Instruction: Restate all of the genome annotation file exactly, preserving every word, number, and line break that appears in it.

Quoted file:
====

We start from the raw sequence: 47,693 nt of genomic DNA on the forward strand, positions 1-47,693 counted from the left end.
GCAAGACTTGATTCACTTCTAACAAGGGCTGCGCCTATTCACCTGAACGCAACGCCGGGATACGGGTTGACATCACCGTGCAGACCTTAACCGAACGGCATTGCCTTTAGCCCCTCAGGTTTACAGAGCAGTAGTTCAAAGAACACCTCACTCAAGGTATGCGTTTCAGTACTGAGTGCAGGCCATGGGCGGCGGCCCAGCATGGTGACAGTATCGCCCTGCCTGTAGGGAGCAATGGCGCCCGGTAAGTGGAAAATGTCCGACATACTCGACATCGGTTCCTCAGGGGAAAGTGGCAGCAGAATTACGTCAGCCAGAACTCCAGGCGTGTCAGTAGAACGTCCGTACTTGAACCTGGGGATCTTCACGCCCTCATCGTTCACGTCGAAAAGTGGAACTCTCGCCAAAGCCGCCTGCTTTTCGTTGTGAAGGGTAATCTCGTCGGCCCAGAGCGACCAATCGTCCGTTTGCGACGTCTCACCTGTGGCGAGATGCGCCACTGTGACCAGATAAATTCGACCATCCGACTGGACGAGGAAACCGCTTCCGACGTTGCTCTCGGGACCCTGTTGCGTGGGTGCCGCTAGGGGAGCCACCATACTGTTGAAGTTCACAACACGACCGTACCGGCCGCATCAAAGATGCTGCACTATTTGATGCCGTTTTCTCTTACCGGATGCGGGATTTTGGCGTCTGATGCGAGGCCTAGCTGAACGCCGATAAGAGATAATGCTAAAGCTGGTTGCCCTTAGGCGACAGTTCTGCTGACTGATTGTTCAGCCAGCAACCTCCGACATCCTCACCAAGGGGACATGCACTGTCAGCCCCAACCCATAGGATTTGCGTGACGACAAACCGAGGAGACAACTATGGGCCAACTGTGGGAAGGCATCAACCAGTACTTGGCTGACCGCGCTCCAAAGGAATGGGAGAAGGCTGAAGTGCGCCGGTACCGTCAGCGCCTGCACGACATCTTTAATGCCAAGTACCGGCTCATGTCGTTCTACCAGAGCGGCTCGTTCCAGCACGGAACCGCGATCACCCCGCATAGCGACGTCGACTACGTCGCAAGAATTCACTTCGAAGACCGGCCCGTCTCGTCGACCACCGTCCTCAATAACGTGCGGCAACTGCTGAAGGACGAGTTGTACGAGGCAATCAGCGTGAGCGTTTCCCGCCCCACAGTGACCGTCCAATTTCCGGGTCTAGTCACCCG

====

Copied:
We start from the raw sequence: 47,693 nt of genomic DNA on the forward strand, positions 1-47,693 counted from the left end.
GCAAGACTTGATTCACTTCTAACAAGGGCTGCGCCTATTCACCTGAACGCAACGCCGGGATACGGGTTGACATCACCGTGCAGACCTTAACCGAACGGCATTGCCTTTAGCCCCTCAGGTTTACAGAGCAGTAGTTCAAAGAACACCTCACTCAAGGTATGCGTTTCAGTACTGAGTGCAGGCCATGGGCGGCGGCCCAGCATGGTGACAGTATCGCCCTGCCTGTAGGGAGCAATGGCGCCCGGTAAGTGGAAAATGTCCGACATACTCGACATCGGTTCCTCAGGGGAAAGTGGCAGCAGAATTACGTCAGCCAGAACTCCAGGCGTGTCAGTAGAACGTCCGTACTTGAACCTGGGGATCTTCACGCCCTCATCGTTCACGTCGAAAAGTGGAACTCTCGCCAAAGCCGCCTGCTTTTCGTTGTGAAGGGTAATCTCGTCGGCCCAGAGCGACCAATCGTCCGTTTGCGACGTCTCACCTGTGGCGAGATGCGCCACTGTGACCAGATAAATTCGACCATCCGACTGGACGAGGAAACCGCTTCCGACGTTGCTCTCGGGACCCTGTTGCGTGGGTGCCGCTAGGGGAGCCACCATACTGTTGAAGTTCACAACACGACCGTACCGGCCGCATCAAAGATGCTGCACTATTTGATGCCGTTTTCTCTTACCGGATGCGGGATTTTGGCGTCTGATGCGAGGCCTAGCTGAACGCCGATAAGAGATAATGCTAAAGCTGGTTGCCCTTAGGCGACAGTTCTGCTGACTGATTGTTCAGCCAGCAACCTCCGACATCCTCACCAAGGGGACATGCACTGTCAGCCCCAACCCATAGGATTTGCGTGACGACAAACCGAGGAGACAACTATGGGCCAACTGTGGGAAGGCATCAACCAGTACTTGGCTGACCGCGCTCCAAAGGAATGGGAGAAGGCTGAAGTGCGCCGGTACCGTCAGCGCCTGCACGACATCTTTAATGCCAAGTACCGGCTCATGTCGTTCTACCAGAGCGGCTCGTTCCAGCACGGAACCGCGATCACCCCGCATAGCGACGTCGACTACGTCGCAAGAATTCACTTCGAAGACCGGCCCGTCTCGTCGACCACCGTCCTCAATAACGTGCGGCAACTGCTGAAGGACGAGTTGTACGAGGCAATCAGCGTGAGCGTTTCCCGCCCCACAGTGACCGTCCAATTTCCGGGTCTAGTCACCCG